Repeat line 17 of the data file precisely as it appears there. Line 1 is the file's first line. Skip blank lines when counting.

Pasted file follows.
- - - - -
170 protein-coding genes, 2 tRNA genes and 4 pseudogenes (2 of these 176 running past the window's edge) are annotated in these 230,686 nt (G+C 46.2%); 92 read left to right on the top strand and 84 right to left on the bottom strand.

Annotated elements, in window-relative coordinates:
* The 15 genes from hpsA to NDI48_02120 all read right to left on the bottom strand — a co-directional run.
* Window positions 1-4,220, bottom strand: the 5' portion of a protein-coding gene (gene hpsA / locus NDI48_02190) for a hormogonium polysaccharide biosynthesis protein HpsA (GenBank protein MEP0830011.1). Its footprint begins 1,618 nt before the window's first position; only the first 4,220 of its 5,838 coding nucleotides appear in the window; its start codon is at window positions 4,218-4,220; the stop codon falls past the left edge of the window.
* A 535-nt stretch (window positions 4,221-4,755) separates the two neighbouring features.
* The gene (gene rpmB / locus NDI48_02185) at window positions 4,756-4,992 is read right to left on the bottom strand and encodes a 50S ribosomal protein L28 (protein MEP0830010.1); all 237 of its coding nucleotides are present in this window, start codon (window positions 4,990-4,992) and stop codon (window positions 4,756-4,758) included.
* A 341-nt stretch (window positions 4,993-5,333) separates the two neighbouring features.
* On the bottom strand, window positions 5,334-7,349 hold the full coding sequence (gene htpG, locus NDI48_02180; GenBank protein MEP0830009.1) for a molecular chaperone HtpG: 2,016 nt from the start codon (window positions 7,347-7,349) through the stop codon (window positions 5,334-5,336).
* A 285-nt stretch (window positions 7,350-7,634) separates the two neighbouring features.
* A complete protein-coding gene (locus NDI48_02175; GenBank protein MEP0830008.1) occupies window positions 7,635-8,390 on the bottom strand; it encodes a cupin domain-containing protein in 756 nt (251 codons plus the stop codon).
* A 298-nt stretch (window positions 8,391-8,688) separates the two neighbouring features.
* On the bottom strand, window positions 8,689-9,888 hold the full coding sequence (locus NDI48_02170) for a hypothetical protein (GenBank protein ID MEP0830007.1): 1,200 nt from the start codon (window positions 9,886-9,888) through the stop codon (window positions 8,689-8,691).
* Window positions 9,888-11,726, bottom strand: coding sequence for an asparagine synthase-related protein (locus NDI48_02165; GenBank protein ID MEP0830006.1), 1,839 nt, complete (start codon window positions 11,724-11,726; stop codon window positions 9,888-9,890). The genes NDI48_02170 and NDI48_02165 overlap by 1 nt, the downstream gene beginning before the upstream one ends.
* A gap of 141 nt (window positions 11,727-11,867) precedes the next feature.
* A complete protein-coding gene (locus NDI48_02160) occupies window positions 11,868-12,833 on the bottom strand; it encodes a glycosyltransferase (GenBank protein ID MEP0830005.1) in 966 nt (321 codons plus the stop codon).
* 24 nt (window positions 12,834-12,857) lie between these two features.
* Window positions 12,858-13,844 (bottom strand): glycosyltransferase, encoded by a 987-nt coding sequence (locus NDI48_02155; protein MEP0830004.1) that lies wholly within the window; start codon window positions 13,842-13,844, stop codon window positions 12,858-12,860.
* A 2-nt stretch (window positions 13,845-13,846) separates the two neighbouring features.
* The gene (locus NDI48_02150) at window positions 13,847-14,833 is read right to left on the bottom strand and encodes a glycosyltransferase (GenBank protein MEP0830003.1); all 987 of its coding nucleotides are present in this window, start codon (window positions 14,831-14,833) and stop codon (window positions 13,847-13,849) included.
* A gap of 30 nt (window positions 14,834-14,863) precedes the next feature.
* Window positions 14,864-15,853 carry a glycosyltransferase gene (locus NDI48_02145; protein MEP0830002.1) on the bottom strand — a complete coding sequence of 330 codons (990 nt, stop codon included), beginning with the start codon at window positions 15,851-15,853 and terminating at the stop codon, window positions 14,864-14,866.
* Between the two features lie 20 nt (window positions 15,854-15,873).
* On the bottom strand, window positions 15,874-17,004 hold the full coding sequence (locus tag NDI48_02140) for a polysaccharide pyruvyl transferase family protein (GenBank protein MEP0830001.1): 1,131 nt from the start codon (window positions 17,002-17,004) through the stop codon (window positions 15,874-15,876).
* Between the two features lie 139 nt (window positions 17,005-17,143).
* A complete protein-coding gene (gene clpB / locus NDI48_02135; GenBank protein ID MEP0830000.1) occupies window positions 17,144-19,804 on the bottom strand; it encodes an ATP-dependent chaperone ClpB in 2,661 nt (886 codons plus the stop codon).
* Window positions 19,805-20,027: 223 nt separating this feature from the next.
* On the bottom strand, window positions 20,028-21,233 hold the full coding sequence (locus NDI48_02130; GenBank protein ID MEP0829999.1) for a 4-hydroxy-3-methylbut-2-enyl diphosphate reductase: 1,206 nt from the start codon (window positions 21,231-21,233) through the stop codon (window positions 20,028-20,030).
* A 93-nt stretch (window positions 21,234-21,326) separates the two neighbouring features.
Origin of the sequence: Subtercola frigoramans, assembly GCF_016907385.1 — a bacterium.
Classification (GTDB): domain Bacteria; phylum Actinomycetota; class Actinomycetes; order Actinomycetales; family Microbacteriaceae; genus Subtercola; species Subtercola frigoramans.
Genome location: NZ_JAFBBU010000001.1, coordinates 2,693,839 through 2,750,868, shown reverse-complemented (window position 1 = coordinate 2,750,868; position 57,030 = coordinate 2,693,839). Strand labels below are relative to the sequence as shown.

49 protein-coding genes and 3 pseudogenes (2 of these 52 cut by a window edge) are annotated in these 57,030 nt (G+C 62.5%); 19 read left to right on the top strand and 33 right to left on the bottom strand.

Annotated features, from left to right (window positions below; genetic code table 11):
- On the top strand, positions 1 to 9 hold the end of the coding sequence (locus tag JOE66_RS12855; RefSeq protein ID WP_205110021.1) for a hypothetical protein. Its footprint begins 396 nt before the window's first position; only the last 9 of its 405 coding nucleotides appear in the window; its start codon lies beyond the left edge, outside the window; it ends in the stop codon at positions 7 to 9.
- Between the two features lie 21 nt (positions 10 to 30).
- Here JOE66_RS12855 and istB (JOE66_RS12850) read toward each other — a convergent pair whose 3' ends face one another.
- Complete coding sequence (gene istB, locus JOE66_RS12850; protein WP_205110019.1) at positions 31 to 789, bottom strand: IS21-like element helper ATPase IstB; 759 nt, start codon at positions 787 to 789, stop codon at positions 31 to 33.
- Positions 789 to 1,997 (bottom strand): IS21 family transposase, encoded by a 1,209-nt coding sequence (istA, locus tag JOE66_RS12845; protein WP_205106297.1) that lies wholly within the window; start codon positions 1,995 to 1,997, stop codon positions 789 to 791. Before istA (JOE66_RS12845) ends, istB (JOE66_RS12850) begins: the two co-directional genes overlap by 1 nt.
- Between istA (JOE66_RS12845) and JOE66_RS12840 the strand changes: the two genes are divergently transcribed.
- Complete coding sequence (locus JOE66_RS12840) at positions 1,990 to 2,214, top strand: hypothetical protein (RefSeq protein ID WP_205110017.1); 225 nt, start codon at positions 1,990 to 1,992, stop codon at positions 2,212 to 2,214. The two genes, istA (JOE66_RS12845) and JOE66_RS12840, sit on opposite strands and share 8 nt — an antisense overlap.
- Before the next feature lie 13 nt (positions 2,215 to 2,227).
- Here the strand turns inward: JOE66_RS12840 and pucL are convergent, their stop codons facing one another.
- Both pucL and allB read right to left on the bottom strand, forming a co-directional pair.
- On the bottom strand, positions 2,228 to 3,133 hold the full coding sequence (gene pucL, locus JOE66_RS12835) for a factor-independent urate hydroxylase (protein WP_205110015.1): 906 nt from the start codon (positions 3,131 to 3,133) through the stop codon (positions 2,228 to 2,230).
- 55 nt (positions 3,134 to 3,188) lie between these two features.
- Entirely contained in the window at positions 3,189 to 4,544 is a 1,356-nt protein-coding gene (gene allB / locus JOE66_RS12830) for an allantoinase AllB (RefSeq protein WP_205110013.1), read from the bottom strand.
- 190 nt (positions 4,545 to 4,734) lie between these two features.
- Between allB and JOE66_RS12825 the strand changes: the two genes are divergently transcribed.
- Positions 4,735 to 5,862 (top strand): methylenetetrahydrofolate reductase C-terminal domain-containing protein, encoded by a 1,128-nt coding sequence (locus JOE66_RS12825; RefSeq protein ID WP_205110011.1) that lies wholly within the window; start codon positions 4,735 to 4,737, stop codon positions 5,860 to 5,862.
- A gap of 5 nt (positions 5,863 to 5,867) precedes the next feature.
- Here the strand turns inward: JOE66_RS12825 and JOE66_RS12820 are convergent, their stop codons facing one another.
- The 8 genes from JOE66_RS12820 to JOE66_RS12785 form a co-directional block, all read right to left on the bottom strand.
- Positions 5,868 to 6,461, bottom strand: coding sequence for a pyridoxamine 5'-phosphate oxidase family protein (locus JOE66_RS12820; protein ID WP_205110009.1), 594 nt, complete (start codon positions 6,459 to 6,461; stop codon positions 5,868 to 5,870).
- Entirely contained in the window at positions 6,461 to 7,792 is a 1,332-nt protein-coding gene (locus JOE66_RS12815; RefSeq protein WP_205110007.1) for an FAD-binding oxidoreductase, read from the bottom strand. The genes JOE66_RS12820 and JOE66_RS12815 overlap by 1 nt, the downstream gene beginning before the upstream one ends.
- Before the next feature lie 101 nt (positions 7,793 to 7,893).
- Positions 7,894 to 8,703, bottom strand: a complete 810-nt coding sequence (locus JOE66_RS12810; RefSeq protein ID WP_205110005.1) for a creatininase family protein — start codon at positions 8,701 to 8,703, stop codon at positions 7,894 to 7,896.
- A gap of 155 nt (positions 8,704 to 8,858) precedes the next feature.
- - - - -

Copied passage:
* Window positions 12,858-13,844 (bottom strand): glycosyltransferase, encoded by a 987-nt coding sequence (locus NDI48_02155; protein MEP0830004.1) that lies wholly within the window; start codon window positions 13,842-13,844, stop codon window positions 12,858-12,860.